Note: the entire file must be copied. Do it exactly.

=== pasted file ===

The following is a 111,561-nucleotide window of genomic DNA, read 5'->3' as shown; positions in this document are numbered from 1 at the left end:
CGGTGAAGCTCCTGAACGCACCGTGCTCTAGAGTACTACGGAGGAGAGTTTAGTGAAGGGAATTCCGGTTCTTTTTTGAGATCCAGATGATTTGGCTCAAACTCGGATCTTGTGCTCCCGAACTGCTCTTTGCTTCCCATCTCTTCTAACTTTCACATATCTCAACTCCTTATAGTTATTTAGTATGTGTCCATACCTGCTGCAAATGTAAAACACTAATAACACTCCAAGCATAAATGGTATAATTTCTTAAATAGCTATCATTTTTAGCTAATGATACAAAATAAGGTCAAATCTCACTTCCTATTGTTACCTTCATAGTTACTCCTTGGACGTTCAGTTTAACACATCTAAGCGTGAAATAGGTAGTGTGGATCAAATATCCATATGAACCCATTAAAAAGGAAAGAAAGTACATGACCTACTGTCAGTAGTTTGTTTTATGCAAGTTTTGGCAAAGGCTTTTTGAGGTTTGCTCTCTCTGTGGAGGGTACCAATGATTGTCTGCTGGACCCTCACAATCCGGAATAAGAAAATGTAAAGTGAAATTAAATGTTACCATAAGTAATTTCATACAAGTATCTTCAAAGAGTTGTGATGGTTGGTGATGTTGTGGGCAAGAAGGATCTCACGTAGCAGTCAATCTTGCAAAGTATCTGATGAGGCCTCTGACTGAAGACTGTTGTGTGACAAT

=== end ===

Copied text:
The following is a 111,561-nucleotide window of genomic DNA, read 5'->3' as shown; positions in this document are numbered from 1 at the left end:
CGGTGAAGCTCCTGAACGCACCGTGCTCTAGAGTACTACGGAGGAGAGTTTAGTGAAGGGAATTCCGGTTCTTTTTTGAGATCCAGATGATTTGGCTCAAACTCGGATCTTGTGCTCCCGAACTGCTCTTTGCTTCCCATCTCTTCTAACTTTCACATATCTCAACTCCTTATAGTTATTTAGTATGTGTCCATACCTGCTGCAAATGTAAAACACTAATAACACTCCAAGCATAAATGGTATAATTTCTTAAATAGCTATCATTTTTAGCTAATGATACAAAATAAGGTCAAATCTCACTTCCTATTGTTACCTTCATAGTTACTCCTTGGACGTTCAGTTTAACACATCTAAGCGTGAAATAGGTAGTGTGGATCAAATATCCATATGAACCCATTAAAAAGGAAAGAAAGTACATGACCTACTGTCAGTAGTTTGTTTTATGCAAGTTTTGGCAAAGGCTTTTTGAGGTTTGCTCTCTCTGTGGAGGGTACCAATGATTGTCTGCTGGACCCTCACAATCCGGAATAAGAAAATGTAAAGTGAAATTAAATGTTACCATAAGTAATTTCATACAAGTATCTTCAAAGAGTTGTGATGGTTGGTGATGTTGTGGGCAAGAAGGATCTCACGTAGCAGTCAATCTTGCAAAGTATCTGATGAGGCCTCTGACTGAAGACTGTTGTGTGACAAT